It's surprising how well the Cosmo drives. Unassisted steering and brakes require only a little more muscle than do those in a modern car, thanks to the Cosmo's 2100-pound curb weight. The basketball-sized engine pulls hard right past its 7000-rpm redline and makes lots of smooth, linear, whirring noises. At idle, it sounds, appropriately, like a car from The Jetsons, or perhaps an owl hooting, but only from inside the car. From behind, the staccato sound coming from the peashooter-size exhaust pipe was best described by Barnes as "a nuclear-powered popcorn popper." With somewhere around 10 lb-ft of torque (OK, maybe 11 at sea level) and a flywheel so light it might as well be made of helium, the Cosmo may be the easiest car in history to stall.
Once you're moving, though, the Cosmo is easy to drive. The lack of window sealing is the only poorly executed detail of this early Mazda. Huge amounts of wind noise - and a good amount of wind itself - makes its way into the cabin. The Cosmo rides well considering its simple suspension design, although midcorner bumps really trip up the de Dion rear suspension - and that, combined with slow steering, gives the distinct impression that forays to this car's limits would end in a fireball. Literally - the Cosmo's fuel pump and (glass) fuel-filter housing are unprotected, located right below the front bumper, ensuring that even a small frontal impact could make the evening news. It's a wonder any of these cars still exist, which makes it even more impressive that Mazda was willing to put so many miles on this Cosmo for no purpose other than just to have a little fun.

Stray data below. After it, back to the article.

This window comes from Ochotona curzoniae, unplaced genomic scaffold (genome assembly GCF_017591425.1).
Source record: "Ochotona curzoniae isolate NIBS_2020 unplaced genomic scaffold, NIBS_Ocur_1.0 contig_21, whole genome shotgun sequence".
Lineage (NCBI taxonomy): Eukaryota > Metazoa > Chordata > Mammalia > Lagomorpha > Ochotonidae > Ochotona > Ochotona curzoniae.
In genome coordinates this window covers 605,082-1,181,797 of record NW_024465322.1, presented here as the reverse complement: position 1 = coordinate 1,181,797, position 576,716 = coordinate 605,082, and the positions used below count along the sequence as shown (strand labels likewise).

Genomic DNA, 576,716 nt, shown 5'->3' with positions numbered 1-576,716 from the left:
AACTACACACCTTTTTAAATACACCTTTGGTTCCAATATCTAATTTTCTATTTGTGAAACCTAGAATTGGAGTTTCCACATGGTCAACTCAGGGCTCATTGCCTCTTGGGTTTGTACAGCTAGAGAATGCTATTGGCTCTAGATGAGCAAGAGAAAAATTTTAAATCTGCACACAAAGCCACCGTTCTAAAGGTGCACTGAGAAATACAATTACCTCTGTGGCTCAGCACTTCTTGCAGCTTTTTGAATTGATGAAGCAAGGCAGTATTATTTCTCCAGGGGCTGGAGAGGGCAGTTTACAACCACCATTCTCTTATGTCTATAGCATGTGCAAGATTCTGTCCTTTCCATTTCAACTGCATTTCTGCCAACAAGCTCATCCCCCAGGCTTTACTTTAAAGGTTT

ORANGE BLOSSOM TOUR
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1. Brumos Collection, Jacksonville
Hidden in the back of the Brumos Porsche race shop is the personal collection of the late motorsports entrepreneur Bob Snodgrass. Photography at the museum isn't allowed, but ooh-ing and aah-ing at the motley assortment of racing and street cars is encouraged. The museum isn't really open to the public, but if you ask nicely enough, you might be able to sweet-talk yourself into a tour.
2. Saint Augustine
If your time spent in the Sunshine State is concentrated in touristy places, it's easy to forget that Florida has a rich history reaching back to long before tourism took over. Saint Augustine was founded in 1565 - 406 years before Disney World. About a hundred years after its inception, it became clear that wooden forts would no longer suffice to protect the city, hence the current fort is made of coquina, a limestone consisting almost entirely of sea shells. It is the only seventeenth-century fort still standing in America.
3. Daytona International Speedway, Daytona Beach